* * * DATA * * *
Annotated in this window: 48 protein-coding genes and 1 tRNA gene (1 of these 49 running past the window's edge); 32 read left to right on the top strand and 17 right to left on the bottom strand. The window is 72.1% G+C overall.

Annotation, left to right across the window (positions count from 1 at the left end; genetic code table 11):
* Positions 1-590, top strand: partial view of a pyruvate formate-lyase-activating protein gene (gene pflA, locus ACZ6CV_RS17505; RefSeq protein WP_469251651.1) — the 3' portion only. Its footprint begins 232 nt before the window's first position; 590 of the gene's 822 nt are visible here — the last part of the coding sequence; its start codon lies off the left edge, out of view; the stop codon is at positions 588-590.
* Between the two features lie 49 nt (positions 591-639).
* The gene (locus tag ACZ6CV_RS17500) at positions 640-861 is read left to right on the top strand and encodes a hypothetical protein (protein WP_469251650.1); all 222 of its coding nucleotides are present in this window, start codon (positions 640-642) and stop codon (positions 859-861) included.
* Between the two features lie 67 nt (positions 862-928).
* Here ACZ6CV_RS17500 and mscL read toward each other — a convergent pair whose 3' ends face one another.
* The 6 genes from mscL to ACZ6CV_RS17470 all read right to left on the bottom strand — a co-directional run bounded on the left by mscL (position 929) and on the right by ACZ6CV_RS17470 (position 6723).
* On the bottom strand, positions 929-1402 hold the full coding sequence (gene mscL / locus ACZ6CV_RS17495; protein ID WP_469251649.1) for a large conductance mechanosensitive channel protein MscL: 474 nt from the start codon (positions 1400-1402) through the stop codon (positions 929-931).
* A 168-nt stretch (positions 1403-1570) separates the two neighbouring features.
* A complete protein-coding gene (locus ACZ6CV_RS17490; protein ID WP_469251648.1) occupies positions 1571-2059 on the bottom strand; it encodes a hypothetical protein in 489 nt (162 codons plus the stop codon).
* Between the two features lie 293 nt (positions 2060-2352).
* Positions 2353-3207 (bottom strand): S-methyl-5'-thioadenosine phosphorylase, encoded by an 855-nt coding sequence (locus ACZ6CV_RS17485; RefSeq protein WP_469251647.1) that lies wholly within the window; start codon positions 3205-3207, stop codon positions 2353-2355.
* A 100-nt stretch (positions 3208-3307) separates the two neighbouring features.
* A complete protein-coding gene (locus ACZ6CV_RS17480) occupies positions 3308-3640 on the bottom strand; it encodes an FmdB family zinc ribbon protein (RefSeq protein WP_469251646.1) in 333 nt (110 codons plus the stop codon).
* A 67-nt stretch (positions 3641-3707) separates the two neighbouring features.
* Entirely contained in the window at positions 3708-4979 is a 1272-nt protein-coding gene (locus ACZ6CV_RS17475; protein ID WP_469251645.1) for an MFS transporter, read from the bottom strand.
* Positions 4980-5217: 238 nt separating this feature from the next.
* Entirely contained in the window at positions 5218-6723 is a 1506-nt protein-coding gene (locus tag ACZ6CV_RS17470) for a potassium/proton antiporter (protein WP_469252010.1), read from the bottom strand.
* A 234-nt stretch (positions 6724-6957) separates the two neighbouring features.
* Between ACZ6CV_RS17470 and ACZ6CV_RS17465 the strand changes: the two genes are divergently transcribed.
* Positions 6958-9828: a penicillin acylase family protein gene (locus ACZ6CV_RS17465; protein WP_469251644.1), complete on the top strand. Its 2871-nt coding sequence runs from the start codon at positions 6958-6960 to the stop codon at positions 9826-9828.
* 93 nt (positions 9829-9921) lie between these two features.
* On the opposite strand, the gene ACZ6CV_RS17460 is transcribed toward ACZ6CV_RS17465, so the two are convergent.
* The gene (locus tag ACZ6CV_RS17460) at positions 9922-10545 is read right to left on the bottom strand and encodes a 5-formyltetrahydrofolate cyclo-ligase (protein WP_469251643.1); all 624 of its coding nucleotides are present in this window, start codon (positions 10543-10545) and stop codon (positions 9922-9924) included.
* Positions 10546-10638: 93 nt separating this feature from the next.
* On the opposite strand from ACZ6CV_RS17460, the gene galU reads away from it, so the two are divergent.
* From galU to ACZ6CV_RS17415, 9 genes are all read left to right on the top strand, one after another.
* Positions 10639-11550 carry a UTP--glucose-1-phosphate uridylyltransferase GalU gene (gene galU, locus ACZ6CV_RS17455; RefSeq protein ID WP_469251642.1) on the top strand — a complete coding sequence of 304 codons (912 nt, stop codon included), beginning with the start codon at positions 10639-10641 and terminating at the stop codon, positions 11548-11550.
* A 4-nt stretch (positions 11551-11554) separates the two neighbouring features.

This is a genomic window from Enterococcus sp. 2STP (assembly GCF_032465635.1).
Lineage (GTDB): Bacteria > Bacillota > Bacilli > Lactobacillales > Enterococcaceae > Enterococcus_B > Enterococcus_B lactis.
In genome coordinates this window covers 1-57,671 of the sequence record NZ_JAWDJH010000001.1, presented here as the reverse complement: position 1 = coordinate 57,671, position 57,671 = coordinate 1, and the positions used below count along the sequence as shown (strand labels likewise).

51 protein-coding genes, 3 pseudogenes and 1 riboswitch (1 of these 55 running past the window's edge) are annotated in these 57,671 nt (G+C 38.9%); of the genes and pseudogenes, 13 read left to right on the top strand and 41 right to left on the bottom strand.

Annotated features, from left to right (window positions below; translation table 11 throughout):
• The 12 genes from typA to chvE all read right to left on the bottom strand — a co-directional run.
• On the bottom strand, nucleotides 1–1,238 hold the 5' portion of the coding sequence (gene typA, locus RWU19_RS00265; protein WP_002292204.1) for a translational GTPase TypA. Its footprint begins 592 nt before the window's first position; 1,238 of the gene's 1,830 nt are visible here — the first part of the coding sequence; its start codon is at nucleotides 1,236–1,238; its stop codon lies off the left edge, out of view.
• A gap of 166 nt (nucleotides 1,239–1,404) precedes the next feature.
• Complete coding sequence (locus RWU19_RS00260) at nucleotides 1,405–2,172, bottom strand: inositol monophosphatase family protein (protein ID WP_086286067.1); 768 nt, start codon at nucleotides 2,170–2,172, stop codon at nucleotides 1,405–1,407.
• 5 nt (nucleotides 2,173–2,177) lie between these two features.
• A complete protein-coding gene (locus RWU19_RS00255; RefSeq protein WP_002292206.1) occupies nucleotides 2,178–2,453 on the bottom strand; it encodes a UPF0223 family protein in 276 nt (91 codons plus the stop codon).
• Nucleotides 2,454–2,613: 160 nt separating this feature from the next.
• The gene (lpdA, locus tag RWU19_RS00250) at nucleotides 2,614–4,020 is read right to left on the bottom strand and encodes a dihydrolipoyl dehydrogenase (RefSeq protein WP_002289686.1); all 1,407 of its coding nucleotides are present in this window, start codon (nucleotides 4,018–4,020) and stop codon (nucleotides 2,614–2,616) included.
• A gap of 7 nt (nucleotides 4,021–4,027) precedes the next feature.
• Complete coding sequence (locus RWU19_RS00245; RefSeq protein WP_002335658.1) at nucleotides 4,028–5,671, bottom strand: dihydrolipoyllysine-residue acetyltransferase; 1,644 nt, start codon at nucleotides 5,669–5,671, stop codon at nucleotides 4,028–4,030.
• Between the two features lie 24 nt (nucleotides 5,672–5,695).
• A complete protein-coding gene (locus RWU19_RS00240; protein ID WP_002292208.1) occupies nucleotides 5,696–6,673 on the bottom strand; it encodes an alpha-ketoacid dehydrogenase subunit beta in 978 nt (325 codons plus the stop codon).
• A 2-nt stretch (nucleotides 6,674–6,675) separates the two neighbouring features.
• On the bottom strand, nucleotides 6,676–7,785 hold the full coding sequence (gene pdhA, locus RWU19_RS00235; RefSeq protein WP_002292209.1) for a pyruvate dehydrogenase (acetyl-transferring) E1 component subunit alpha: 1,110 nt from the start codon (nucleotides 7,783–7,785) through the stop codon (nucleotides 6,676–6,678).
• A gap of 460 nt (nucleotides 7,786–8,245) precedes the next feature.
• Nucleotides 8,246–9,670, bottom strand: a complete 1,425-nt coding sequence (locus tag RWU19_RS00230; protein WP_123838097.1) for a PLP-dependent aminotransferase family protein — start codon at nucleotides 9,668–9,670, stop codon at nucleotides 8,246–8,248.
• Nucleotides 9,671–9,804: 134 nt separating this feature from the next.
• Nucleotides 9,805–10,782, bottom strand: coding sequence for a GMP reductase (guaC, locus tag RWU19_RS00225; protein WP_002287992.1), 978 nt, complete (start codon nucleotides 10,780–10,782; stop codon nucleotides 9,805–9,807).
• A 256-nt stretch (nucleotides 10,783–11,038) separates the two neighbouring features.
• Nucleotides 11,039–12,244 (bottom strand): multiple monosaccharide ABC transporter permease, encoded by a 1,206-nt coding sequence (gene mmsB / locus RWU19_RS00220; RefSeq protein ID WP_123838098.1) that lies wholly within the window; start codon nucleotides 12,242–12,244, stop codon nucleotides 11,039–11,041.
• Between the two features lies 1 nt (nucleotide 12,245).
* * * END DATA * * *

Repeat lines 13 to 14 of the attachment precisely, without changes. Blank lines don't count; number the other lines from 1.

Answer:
* Positions 2353-3207 (bottom strand): S-methyl-5'-thioadenosine phosphorylase, encoded by an 855-nt coding sequence (locus ACZ6CV_RS17485; RefSeq protein WP_469251647.1) that lies wholly within the window; start codon positions 3205-3207, stop codon positions 2353-2355.
* A 100-nt stretch (positions 3208-3307) separates the two neighbouring features.